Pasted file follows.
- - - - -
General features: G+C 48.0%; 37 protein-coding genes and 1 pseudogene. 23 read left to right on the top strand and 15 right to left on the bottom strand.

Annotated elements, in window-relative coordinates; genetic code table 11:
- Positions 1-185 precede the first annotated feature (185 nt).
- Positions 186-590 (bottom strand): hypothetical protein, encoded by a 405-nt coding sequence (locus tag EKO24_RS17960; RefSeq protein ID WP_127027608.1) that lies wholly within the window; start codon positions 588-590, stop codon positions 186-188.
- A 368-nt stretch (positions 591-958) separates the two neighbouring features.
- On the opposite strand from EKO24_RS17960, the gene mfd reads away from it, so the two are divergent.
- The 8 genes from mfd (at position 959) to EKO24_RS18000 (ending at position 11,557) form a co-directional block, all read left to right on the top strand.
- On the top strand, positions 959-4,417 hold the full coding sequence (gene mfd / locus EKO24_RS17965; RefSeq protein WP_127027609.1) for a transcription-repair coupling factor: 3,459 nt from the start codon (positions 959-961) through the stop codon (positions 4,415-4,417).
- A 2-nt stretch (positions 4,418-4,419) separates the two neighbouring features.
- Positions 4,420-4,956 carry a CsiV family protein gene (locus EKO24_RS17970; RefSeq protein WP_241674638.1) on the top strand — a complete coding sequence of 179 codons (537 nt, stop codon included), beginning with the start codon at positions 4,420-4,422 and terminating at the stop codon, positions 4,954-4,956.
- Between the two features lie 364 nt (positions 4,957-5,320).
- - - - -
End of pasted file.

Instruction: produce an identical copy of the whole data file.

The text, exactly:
General features: G+C 48.0%; 37 protein-coding genes and 1 pseudogene. 23 read left to right on the top strand and 15 right to left on the bottom strand.

Annotated elements, in window-relative coordinates; genetic code table 11:
- Positions 1-185 precede the first annotated feature (185 nt).
- Positions 186-590 (bottom strand): hypothetical protein, encoded by a 405-nt coding sequence (locus tag EKO24_RS17960; RefSeq protein ID WP_127027608.1) that lies wholly within the window; start codon positions 588-590, stop codon positions 186-188.
- A 368-nt stretch (positions 591-958) separates the two neighbouring features.
- On the opposite strand from EKO24_RS17960, the gene mfd reads away from it, so the two are divergent.
- The 8 genes from mfd (at position 959) to EKO24_RS18000 (ending at position 11,557) form a co-directional block, all read left to right on the top strand.
- On the top strand, positions 959-4,417 hold the full coding sequence (gene mfd / locus EKO24_RS17965; RefSeq protein WP_127027609.1) for a transcription-repair coupling factor: 3,459 nt from the start codon (positions 959-961) through the stop codon (positions 4,415-4,417).
- A 2-nt stretch (positions 4,418-4,419) separates the two neighbouring features.
- Positions 4,420-4,956 carry a CsiV family protein gene (locus EKO24_RS17970; RefSeq protein WP_241674638.1) on the top strand — a complete coding sequence of 179 codons (537 nt, stop codon included), beginning with the start codon at positions 4,420-4,422 and terminating at the stop codon, positions 4,954-4,956.
- Between the two features lie 364 nt (positions 4,957-5,320).